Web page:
When I first started to pursue a career in music, I set out on a path to try to become the best at everything. I saw people making their own demos, so I went out and bought a ton of gear. I saw people coming up with really cool guitar licks, so I started working at that. Others were singing their own demos, so I tried to get better in the studio with my vocals. And the list went on and on. After a couple years of writing on my own and making no money, I did manage to get a publishing deal. My publisher made it clear that I was getting the deal based on potential, not based on having even one song that was commercially viable. It was sort of like a girl asking you to the prom and saying “I had hoped to find someone else, but you are the last guy available”. But I digress. Two years into the writing deal, I realized that my relentless quest to become the best at everything had failed. I was improving some in every area that I had been working on, but I was still not getting any activity with my songs. And, I was in extreme danger of losing my writing deal altogether.
The proper way to format your lyrics sheet is one of the most overlooked details in the songwriting business! Since starting our music label, Flipside, I have had the chance to see many songs and / or song lyrics presented to me. I’ve seen some wild lyrics sheets — or in many cases, even no lyrics sheets — accompanying songs being presented, and as a publisher, nothing can discourage me from listening to those songs more than having the song and don’t have any lyrics or have a very messy lyrics in front of me.
Publishers, Producers, and other people in the industry all speak a common language. The professionals in the industry share a style of working that had been developed over the years, without any written rules about it. One of the very little but important details you should care about when you are presenting your songs to someone you hope will record it is a typed, formatted lyrics sheet to be understandable by everybody. The format includes all the contact information, name of every writer, and each section such as verse and churns to be cleared.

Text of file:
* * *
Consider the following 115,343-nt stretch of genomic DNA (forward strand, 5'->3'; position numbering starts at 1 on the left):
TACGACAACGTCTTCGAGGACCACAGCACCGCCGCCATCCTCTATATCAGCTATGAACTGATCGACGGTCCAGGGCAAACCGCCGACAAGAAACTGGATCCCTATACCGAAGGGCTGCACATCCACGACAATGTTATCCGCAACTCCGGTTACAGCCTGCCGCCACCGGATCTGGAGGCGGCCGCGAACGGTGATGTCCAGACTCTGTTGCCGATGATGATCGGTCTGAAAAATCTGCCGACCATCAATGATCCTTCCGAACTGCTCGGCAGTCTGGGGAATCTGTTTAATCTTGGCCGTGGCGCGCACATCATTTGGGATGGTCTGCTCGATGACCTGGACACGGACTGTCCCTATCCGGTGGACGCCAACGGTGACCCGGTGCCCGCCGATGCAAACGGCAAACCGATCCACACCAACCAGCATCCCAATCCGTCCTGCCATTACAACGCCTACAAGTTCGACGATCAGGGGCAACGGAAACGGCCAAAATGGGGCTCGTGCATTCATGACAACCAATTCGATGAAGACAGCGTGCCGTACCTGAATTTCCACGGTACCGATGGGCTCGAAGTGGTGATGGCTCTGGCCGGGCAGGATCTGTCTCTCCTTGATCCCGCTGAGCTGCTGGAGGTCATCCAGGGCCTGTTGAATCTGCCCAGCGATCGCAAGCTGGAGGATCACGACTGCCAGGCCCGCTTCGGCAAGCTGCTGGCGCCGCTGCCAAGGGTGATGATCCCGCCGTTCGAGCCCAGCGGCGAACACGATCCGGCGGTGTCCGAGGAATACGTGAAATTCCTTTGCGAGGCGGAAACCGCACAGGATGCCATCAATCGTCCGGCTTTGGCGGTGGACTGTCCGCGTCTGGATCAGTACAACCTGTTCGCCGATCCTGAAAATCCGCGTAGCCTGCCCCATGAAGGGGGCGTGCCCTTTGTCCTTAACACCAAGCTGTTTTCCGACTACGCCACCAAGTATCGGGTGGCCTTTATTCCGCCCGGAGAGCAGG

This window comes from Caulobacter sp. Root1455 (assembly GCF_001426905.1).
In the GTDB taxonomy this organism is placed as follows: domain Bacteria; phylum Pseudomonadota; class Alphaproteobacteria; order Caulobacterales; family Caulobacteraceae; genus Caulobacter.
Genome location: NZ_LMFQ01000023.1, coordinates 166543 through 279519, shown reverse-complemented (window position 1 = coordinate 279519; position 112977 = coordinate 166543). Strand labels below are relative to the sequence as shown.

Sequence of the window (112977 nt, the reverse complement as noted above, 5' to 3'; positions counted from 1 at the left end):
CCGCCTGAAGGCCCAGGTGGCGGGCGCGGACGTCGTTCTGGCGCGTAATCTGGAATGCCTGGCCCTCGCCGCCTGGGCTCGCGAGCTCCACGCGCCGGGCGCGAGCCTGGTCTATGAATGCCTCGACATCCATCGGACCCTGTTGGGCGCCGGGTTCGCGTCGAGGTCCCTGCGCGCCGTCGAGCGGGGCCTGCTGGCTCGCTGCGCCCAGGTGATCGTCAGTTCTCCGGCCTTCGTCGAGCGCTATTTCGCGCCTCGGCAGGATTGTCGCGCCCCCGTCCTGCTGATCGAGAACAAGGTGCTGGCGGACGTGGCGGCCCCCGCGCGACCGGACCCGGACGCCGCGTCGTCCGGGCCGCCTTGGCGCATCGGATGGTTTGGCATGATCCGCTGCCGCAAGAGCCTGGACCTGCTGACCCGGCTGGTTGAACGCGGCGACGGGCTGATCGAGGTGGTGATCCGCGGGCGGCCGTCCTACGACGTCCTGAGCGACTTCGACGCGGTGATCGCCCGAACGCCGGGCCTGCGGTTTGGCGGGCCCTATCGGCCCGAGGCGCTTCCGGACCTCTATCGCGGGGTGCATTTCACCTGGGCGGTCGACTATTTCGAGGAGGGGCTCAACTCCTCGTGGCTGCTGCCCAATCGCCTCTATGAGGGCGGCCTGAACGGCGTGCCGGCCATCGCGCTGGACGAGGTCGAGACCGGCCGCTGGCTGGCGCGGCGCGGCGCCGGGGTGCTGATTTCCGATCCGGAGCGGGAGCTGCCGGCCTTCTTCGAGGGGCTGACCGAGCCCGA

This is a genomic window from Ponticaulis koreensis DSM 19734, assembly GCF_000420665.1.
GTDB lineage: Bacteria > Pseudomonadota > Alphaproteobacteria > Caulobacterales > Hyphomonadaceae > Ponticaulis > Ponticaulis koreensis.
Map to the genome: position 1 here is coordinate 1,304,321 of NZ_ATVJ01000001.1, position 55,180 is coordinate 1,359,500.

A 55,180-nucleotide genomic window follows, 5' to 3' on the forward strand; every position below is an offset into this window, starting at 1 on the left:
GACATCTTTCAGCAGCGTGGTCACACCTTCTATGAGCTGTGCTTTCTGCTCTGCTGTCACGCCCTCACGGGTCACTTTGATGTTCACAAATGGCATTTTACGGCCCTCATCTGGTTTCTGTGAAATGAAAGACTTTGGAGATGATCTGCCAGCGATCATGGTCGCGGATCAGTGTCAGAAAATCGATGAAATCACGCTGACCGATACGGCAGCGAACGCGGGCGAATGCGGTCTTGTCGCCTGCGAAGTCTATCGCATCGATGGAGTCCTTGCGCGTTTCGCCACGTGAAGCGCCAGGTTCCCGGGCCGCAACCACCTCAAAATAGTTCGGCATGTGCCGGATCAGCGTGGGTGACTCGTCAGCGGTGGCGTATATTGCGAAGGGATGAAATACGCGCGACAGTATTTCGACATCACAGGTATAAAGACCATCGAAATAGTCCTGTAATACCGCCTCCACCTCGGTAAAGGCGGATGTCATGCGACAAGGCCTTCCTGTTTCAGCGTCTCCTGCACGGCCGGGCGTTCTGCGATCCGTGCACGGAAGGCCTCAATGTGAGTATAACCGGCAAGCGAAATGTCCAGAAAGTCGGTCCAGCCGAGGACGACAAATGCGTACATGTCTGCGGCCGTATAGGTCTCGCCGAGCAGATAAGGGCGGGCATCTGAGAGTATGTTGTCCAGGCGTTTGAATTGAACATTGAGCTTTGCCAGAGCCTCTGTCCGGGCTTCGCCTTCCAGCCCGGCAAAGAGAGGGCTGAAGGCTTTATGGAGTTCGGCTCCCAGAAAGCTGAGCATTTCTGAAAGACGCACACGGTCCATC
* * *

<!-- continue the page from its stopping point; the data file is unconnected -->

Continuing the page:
Money is the big green elephant in the music business’s living room. There are many reasons we don’t like to talk about it. Some of us feel that putting a price on our art cheapens its value or implies that we’re in this for the wrong reasons. Some of us attend the school of “Faking It Till You Make It”, which means we don’t want people knowing we had to sling beers for a paycheck at midnight last night, so that we could be available for that 10am cowrite this morning. In general money is an uncomfortable for lots of musicians to talk about. Now let’s see if it is right or wrong.
I’m here to talk reality, and the money part of music has been an extremely interesting part of my journey. When a song of mine was first playing on the radio, the phone started ringing. Because we live in a culture of excess, we believe the glamorous images that are presented to us of the entertainment business.
Often songwriters are caught up in the trees that they can’t see the forest. They spend lots of their time looking at the minutiae – I’ve always wanted to say that word – that they lose sight of the big picture. For instance, in a one of our songwriting courses at Flipside, I spend six weeks teaching students a framework that will improve all of their lyrics going forward. At the end of the course, someone said, “I wish you could have critiqued these three lyrics of mine instead.” There’s nothing wrong with that sentiment, but it misses the big picture. If you learn the proper framework and foundation for writing lyrics, you can not only improve all of your lyrics by yourself and going forward, you can also go back and fix anything you wrote before you learned the framework. It’s sort of like the old proverb “Give a man a fish and you feed him for a day. Teach a man to fish and you feed him for a lifetime.”
How high is the bar for songwriters? When you mention the word “bar” to songwriters, most of them start craving a beer. But that’s not the bar I’m talking about here. I’m talking about the “How good does my song have to be to get it recorded by an artist?” kind of bar. Not every songwriter wants massive commercial success. But if that’s your goal, learning where that bar is may be the most important thing an aspiring commercial songwriter has to do.
The biggest hurdle. The problem with many songwriters, when confronted with the height of the real bar, is that instead of taking steps to learn how to get over the bar, they start trying to find a lower bar that helps them feel better about their music. It’s the equivalent of an aspiring NBA basketball player trying out for the Celtics and not making the team on his first try. So, instead of getting more coaching and improving his game, he goes to the Y and signs up for a pick-up basketball league. He feels better. He finally “made the team”.